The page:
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Cucamelons: Cool as a Cucumber

I am always on the search for different varieties for my garden.  Not that there is anything wrong with the old standards like ‘Clemson Spineless’ okra or ‘Rutgers’ tomato but I like to grow to discover new flavors, unique characteristics, or plants that are otherwise not known to grow in my area.  This year I’ve experimented with a few different varieties but the one I’ve most enjoyed is the Mexican Sour Gherkin (Melothria scabra) or “Cucamelon”.

photo 1

The two plants in my garden are full of delicate, almost hair-like vines.

 

It is a vining plant with more delicate stems than cucumbers so it will need a trellis or some sort of support; I grew mine on a tepee.  It was much slower than a typical cucumber to start climbing and set blossoms.  It makes tiny yellow flowers that you really have to try to see and the fruits should be eaten before they get over 1” long because they get seedy.  From what I can tell it also seems less affected by the typical cucurbit killers like vine borers and squash beetles.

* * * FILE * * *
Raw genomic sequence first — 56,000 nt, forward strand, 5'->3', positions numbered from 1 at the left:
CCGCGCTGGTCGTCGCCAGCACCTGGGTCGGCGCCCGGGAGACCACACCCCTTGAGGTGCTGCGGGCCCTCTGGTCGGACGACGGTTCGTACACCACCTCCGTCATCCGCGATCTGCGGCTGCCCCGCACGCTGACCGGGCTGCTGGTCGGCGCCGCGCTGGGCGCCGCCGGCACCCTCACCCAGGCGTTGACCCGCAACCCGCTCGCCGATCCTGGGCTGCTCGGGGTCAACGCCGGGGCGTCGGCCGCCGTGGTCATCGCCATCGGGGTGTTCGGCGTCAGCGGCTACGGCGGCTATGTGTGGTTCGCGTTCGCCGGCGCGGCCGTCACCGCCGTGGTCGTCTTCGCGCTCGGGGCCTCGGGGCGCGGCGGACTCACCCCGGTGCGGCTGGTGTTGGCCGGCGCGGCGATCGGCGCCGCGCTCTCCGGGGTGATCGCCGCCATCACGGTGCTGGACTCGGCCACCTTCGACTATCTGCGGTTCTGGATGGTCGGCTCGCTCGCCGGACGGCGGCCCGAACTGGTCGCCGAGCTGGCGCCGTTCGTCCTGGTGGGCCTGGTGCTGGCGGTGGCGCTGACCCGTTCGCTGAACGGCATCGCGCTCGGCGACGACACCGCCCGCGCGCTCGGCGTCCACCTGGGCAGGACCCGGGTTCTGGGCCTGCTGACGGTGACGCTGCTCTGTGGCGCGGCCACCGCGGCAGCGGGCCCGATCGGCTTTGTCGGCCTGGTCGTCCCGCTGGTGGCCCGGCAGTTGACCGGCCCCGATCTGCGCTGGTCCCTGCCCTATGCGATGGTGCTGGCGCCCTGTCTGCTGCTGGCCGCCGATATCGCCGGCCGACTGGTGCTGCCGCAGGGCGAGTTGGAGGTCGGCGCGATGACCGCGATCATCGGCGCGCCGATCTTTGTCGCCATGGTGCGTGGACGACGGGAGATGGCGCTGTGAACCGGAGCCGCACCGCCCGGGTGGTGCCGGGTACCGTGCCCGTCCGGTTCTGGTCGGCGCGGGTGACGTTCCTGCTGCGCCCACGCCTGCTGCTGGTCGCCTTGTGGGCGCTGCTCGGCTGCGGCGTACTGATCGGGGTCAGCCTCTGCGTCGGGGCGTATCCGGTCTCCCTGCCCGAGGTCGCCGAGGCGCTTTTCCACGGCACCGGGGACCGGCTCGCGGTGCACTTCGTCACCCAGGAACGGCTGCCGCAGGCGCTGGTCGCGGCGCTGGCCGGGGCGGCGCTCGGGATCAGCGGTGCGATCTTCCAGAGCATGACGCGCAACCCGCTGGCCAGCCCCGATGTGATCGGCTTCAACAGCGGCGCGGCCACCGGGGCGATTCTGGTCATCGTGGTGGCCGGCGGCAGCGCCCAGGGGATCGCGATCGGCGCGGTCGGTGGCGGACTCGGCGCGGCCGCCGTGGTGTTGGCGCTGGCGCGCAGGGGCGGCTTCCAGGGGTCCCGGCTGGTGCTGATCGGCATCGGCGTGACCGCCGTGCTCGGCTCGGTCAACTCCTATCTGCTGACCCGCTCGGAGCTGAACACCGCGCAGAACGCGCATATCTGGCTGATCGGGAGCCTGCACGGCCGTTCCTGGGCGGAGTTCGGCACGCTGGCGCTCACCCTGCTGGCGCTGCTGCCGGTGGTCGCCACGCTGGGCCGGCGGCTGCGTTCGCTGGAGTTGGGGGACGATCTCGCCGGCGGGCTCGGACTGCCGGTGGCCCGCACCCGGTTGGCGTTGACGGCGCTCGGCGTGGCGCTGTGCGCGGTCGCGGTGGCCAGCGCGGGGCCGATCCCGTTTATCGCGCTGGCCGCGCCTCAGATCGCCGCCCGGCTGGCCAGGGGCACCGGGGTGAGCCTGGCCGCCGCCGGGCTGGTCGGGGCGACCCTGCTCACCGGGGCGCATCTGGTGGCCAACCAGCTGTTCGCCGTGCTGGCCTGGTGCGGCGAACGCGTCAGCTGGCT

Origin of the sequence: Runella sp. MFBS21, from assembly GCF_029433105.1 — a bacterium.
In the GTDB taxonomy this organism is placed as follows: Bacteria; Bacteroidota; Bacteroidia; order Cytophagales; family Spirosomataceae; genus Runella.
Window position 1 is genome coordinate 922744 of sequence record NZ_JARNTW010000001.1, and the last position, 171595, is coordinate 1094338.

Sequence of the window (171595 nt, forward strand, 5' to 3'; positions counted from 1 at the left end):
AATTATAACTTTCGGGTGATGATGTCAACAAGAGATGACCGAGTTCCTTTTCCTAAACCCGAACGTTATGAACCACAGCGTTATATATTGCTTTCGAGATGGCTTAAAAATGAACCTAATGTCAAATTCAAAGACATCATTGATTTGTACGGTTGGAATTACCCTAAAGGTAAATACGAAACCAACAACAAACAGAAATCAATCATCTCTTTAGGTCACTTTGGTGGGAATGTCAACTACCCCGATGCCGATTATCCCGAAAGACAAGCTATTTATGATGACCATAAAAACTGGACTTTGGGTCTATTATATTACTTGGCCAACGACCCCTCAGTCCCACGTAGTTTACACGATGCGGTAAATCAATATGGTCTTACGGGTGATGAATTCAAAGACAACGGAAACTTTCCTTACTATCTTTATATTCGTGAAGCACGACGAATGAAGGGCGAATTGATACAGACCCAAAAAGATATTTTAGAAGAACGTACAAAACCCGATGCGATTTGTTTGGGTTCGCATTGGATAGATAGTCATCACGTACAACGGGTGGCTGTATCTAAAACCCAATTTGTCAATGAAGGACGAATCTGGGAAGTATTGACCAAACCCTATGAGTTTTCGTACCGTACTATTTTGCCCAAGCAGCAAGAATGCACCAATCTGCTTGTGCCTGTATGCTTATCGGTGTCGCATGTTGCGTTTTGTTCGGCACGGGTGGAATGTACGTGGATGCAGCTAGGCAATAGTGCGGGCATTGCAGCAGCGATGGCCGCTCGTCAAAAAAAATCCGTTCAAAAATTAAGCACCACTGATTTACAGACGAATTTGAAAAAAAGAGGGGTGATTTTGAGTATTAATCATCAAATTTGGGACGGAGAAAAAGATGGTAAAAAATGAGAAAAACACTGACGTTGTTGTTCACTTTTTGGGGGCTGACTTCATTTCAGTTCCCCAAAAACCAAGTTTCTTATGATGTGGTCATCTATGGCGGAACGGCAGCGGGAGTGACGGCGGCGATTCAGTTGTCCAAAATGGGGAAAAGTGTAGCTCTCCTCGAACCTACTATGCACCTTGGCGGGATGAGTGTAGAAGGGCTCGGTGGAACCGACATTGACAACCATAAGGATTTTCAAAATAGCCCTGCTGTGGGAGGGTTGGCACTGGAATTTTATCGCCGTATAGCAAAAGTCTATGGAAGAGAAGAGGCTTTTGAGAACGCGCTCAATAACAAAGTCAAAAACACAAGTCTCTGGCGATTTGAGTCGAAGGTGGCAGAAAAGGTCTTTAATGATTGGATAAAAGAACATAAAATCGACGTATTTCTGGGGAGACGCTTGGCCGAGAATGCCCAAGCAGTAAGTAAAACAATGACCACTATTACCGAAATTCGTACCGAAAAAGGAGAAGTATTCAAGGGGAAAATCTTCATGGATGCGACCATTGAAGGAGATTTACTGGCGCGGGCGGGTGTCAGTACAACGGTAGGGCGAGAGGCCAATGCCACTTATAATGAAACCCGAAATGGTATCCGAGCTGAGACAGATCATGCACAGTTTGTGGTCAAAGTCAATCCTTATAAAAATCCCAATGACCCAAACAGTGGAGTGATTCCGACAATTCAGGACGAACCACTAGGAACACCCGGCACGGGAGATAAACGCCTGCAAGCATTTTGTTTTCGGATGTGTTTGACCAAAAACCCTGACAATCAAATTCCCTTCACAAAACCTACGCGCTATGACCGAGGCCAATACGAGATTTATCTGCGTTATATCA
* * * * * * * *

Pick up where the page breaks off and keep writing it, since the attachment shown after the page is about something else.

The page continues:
photo 2

The miniature, watermelon lookalikes are a fun addition to the garden and would be a great way to get kids interested in gardening and eating their veggies.

 

 

 

 

 

 

 

 

 

 

 

 

 

 

The gherkin has a great taste to go along with its unusual appearance.  It is mild with an almost lemony flavor and is eaten with the skin on.  The seed companies say that it can be pickled but I may have to try that next year since I only had two plants make it to maturity.  These little guys are cooler than a cucumber and are a great plant for parents and teachers to get kids interested in gardening.